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Physical activity levels and determinants of change in young adults: a longitudinal panel study.

Zimmermann-Sloutskis D, Wanner M, Zimmermann E, Martin BW - Int J Behav Nutr Phys Act (2010)

Bottom Line: Identifying determinants that are associated with low levels of physical activity and with changes in physical activity levels will help to develop specific prevention strategies.The most important findings were the strong effects of sport club membership on general physical activity.The correlation between sport club membership and exercise was not surprising in its nature, but in its strength.

View Article: PubMed Central - HTML - PubMed

Affiliation: Swiss Federal Institute of Sport Magglingen, Hauptstrasse, 2532 Magglingen, Switzerland.

ABSTRACT

Background: There is growing concern about physical inactivity in adolescents and young adults. Identifying determinants that are associated with low levels of physical activity and with changes in physical activity levels will help to develop specific prevention strategies. The present study describes the prevalence and potential determinants of physical activity behavior and behavior changes of young adults. The study is based on the Swiss Household Panel (SHP), a longitudinal study assessing social changes in a representative sample of Swiss households since 1999.

Methods: Data is collected yearly using computer-assisted telephone interviews. Information is obtained from each household member over 14 years of age. Participants between 14 and 24 years entering the SHP between 1999 and 2006 were included (N = 3,068). "Inactive" was defined as less than 1 day/week of at least 30 minutes of moderate physical activity, "no sport" as exercising less than once a week. Age, gender, nationality, linguistic region, household income, education, membership in a sport club, reading, and Internet use were included as potential determinants of physical activity behavior and behavior change.

Results: In both young men and young women, the prevalence of inactivity, "no sport", and non-membership in a sport club was increasing with age. Women were less active than men of the same age. From one wave to the following, 11.1% of young men and 12.1% of young women became active, and 11.9% of men and 13.7% of women became inactive, respectively (pooled data over all eight waves). Non-membership in a sport club was the strongest predictor for "no sport" (OR(men )6.7 [4.9-8.9]; OR(women )8.1 [5.7-11.4]), but also for being inactive (OR 4.6 [3.5-6.0]; 4.6 [3.3-6.4]). Leaving a sport club (OR 7.8 [4.4-14.0]; 11.9 [5.9-24.1]) and remaining non-member (OR 7.8 [4.7-12.9]; 12.4 [6.4-24.1]) were the strongest predictors of becoming "no sport". Effects for becoming inactive were similar, though smaller (OR 5.9 [3.4-10.5] and 5.1 [2.7-9.6] for leaving a club, OR 5.1 [3.1-8.4] and 6.9 [4.0-11.8] for remaining non-member).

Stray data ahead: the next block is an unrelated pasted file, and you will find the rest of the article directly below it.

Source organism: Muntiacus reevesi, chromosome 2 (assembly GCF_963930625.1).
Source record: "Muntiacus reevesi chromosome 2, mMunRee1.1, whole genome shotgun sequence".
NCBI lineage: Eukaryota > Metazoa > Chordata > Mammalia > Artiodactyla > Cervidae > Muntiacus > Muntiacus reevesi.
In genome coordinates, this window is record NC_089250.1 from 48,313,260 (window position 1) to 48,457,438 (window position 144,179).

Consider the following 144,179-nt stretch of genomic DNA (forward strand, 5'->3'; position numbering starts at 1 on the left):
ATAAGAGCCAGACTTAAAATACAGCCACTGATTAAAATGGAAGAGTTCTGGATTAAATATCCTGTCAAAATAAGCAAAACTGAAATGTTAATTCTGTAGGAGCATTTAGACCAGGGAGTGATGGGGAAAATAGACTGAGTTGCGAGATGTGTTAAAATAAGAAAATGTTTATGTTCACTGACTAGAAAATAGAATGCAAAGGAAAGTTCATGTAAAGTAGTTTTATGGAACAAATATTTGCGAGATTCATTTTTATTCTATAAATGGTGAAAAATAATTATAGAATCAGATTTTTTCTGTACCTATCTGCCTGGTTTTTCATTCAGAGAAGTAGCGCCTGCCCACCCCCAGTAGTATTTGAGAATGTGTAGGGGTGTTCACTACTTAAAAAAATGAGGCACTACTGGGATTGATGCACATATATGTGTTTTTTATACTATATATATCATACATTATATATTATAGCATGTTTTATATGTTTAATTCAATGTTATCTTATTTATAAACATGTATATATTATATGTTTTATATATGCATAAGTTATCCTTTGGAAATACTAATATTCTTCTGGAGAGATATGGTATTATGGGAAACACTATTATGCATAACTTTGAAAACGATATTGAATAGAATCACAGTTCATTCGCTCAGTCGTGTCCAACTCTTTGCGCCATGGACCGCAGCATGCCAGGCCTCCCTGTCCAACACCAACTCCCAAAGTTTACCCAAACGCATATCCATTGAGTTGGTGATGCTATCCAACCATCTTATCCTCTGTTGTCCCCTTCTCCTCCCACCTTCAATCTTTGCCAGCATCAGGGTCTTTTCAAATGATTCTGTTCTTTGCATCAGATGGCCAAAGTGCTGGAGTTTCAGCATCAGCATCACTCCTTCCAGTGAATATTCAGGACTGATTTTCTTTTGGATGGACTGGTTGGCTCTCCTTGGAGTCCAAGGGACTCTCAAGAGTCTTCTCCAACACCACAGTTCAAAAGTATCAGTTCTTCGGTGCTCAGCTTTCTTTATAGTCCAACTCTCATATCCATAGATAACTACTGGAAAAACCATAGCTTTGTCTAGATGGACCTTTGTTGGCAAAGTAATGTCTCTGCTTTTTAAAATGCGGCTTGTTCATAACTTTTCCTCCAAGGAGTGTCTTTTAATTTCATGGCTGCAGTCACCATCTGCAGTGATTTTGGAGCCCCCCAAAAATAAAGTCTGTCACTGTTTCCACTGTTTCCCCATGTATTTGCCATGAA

Conclusions: The most important findings were the strong effects of sport club membership on general physical activity. The correlation between sport club membership and exercise was not surprising in its nature, but in its strength.

No MeSH data available.


Prevalence of changes in physical activity behavior by gender and wave, SHP 1999-2006. Legend: W1 = 1999, W2 = 2000, W3 = 2001, W4 = 2002, W5 = 2003, W6 = 2004, W7 = 2005, W8 = 2006. There were significant differences between waves in the distribution of individuals within the four categories of changes in "no sport" in men (p < 0.001) and of changes in "inactive" in women (p = 0.03). In both genders the distribution of changes in "completely inactive" was significantly different between waves (p < 0.01).
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Figure 1: Prevalence of changes in physical activity behavior by gender and wave, SHP 1999-2006. Legend: W1 = 1999, W2 = 2000, W3 = 2001, W4 = 2002, W5 = 2003, W6 = 2004, W7 = 2005, W8 = 2006. There were significant differences between waves in the distribution of individuals within the four categories of changes in "no sport" in men (p < 0.001) and of changes in "inactive" in women (p = 0.03). In both genders the distribution of changes in "completely inactive" was significantly different between waves (p < 0.01).

Mentions: Fig. 1 shows the proportions of changes in inactive, "no sport", and completely inactive between any two consecutive non-missing waves for young men and young women. For all waves, the proportion of physically active individuals who remained active (remaining active, remaining active in sport, remaining somewhat active) were higher in men than in women. The proportion of physically inactive individuals who remained inactive (remaining inactive, remaining "no sport", remaining completely inactive) were higher in women than in men. The overall spontaneous changes from active to inactive and vice versa were relatively stable over waves and similar in men and women, ranging mostly from around 10% to 15%.